Landmark inquest concludes death of Lewisham nine-year-old was caused by air pollution

A fresh inquest into the death of Ella Kissi-Debrah, who lived 25 yards from the South Circular Road in Forest Hill, has concluded today that the nine-year-old died as a result of dangerous levels of air pollutants.

Ella suffered a fatal asthma attack in 2013 and has become the first person in the UK for whom air pollution is listed as a cause of death.

Assistant Coroner Philip Barlow said: “Ella Kissi-Debrah died of Asthma contributed to by exposure of excessive air pollution. Air pollution did make a significant contribution to the induction of Ella’s asthma. Air pollution made a material contribution to Ella’s death.”

The high court previously quashed a 2014 inquest that found Ella had died of acute respiratory failure, this was following new evidence about dangerous levels of air pollution close to her home.

Today’s verdict concluded that air pollution did make a significant contribution and Ella had been exposed to excessive levels of nitrogen dioxide particulate matter.

Particulate matter is a mix of solids and liquids, including carbon, complex organic chemicals, sulphates, nitrates, mineral dust, and water suspended in the air.

The coroner also concluded that Ella’s mother had not been informed of the risks of that air pollution while Ella was alive.

The inquest heard that Rosamund Kissi-Debrah, Ella’s mother, was clear that if she had been informed of the damaging effects, she would have taken steps to minimise Ella’s exposure to air pollution.

Jemima Hartshorn, founder of Herne Hill-based national pressure group Mums for Lungs said: “This is such a heartbreaking case and we are so grateful that Rosamund found the incredible strength within her to fight for the right of all children to breathe clean air.

“Ella’s life should never have been at risk from air pollution. We hope that now, finally, Government will take the necessary action to protect everyone from air pollution.”

Damien Egan, Mayor of Lewisham and Cllr Sophie McGeevor, Cabinet member for Environment and Transport said: “Our thoughts are with Rosamund and her family at this very difficult time.

“Rosamund’s campaign for clean air has been hugely impactful both locally and nationally in bringing awareness to the dangers of air pollution.

“We support her in continuing this fight and will do everything we can to enact and call for change – working with the Government and Transport for London to try to reduce the impact of traffic and air pollution on our community.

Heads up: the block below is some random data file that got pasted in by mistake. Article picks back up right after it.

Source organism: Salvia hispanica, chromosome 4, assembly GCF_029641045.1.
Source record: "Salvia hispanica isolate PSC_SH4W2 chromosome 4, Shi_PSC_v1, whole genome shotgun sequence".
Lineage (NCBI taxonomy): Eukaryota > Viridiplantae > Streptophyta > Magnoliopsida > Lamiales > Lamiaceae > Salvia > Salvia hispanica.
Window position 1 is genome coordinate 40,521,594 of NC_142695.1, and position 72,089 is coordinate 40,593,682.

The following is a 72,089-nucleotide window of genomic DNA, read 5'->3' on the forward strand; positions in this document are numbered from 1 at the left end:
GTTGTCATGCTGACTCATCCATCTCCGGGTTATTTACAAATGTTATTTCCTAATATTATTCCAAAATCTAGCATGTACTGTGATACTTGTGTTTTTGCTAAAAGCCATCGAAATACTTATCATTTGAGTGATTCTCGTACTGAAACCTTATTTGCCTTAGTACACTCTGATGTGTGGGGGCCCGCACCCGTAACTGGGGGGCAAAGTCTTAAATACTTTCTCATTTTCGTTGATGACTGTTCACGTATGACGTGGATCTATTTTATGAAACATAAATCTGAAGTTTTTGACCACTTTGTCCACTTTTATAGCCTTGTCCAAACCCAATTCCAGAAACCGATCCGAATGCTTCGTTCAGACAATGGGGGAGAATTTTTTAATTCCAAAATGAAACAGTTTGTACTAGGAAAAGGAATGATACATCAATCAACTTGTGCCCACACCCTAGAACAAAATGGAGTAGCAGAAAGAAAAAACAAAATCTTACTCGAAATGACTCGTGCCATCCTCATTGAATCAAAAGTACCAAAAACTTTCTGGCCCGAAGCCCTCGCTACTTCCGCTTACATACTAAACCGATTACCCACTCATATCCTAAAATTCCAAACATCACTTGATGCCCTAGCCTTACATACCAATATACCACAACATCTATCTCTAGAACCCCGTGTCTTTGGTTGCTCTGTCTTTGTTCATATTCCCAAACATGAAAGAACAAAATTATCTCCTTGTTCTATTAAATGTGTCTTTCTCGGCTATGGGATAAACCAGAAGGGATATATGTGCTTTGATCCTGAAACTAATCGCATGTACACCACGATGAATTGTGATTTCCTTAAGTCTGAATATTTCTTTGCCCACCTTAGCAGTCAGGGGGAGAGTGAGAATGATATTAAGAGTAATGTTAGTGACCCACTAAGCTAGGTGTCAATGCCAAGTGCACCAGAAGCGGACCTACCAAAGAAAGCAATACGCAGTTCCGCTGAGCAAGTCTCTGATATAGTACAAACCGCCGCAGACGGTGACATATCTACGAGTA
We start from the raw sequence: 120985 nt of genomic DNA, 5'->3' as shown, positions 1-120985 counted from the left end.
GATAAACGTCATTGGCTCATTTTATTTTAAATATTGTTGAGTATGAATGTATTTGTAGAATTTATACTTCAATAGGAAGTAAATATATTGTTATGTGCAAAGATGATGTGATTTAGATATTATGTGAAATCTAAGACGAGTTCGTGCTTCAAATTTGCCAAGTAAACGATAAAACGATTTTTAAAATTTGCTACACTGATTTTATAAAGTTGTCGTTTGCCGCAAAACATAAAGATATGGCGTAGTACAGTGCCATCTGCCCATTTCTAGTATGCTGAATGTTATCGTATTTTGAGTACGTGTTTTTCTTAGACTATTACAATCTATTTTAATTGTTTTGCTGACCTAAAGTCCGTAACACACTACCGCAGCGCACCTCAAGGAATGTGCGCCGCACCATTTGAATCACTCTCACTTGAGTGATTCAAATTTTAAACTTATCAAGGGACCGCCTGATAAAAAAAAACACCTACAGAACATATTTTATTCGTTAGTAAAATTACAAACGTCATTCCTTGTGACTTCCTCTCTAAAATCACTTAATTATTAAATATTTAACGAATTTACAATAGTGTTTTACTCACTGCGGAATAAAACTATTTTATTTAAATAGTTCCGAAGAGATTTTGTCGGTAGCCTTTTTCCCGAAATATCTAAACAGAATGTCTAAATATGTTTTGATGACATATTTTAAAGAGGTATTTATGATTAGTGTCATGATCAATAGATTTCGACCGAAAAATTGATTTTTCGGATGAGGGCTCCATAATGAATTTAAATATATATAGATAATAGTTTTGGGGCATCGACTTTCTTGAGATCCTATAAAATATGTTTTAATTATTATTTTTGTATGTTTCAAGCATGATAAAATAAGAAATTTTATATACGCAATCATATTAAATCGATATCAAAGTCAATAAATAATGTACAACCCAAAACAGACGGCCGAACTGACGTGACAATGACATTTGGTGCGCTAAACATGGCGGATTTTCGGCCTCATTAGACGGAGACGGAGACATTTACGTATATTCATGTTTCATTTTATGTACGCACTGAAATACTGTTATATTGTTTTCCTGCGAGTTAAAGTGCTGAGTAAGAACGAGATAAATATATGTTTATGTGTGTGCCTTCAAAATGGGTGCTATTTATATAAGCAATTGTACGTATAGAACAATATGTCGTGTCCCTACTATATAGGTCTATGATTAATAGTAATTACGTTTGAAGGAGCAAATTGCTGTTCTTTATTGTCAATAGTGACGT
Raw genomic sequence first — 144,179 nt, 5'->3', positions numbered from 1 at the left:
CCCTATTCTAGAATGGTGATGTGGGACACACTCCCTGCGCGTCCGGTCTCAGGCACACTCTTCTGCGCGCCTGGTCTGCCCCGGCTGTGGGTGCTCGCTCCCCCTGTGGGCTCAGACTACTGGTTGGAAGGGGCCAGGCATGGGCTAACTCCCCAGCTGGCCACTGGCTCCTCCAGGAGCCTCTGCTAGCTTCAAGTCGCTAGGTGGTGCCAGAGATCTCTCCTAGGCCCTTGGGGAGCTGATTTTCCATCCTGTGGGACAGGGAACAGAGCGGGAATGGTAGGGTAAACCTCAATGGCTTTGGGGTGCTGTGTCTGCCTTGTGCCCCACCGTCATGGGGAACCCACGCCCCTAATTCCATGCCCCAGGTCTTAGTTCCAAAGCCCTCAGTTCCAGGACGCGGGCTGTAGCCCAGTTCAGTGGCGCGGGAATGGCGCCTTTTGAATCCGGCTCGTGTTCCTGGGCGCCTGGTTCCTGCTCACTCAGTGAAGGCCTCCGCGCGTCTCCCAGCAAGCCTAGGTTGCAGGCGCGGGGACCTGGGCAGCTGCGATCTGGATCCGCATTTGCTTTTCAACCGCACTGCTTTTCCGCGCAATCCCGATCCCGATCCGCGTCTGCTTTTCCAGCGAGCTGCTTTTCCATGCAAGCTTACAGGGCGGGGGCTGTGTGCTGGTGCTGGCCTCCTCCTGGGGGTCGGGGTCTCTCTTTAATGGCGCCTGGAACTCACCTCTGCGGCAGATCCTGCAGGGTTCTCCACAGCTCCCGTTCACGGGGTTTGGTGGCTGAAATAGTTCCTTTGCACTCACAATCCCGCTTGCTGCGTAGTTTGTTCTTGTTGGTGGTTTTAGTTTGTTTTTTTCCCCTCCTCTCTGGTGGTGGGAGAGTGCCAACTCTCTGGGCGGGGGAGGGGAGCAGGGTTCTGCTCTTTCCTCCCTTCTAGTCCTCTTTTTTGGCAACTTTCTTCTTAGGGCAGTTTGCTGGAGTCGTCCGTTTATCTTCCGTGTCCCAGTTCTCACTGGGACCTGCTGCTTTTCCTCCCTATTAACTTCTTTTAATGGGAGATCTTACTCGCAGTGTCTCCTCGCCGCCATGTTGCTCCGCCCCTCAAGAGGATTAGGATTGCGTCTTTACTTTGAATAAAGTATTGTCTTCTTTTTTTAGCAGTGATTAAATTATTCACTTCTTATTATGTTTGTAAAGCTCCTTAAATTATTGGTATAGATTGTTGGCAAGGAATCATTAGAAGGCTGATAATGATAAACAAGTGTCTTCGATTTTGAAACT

“Our hope is that today’s ruling is the evidence needed to effect lasting change, to finally secure a national commitment to tackling air pollution in a meaningful way.”

London Mayor Sadiq Khan welcomed the verdict, calling it a “landmark moment” and addressed the “public health crisis” of toxic air pollution in the capital.

Mr Khan said: “Today must be a turning point so that other families do not have to suffer the same heartbreak as Ella’s family.

“Toxic air pollution is a public health crisis, especially for our children, and the inquest underlined yet again the importance of pushing ahead with bold policies such as expanding the Ultra Low Emission Zone to inner London. Ministers and the previous mayor have acted too slowly in the past, but they must now learn the lessons from the coroner’s ruling.”

But the Mayor has been criticised for his failure to properly tackle air pollution in London – especially his decision to go ahead with the £2 billion Silvertown road tunnel, which campaigners say would increase pollution in the area.

PM2.5 pollution, particles formed by burning fuel and other chemical reactions, has become a central issue in the debate surrounding the Silvertown tunnel, as there is currently no provision in place to monitor it once the tunnel opens.

Although there are provisions to monitor and mitigate pollution from the Silvertown tunnel, the monitoring period only lasts for three years after the tunnel’s opening.

Victoria Rance, a campaigner with Stop the Silvertown Tunnel Coalition, said: “Today I am thinking of Ros Kissi-Debrah and her amazing courage, as a mother and as a human being. We have stood together and spoken out about air pollution, trying to warn people of its dangers.

“When Sadiq Khan responded to the landmark ruling regarding Ella Kissi-Debrah, he labelled air pollution a ‘public health crisis’ and spoke about PM2.5 pollution as ‘particularly harmful to human health’. So why has he refused to promise to measure PM2.5 pollution in relation to the building of the Silvertown Tunnel, and in the monitoring after it is built?

“Sadiq Khan has just made the case for cancelling the tunnel. By highlighting PM2.5 he has pointed to the very problem that we at Stop the Silvertown Tunnel Coalition have been highlighting in the research we have published.”



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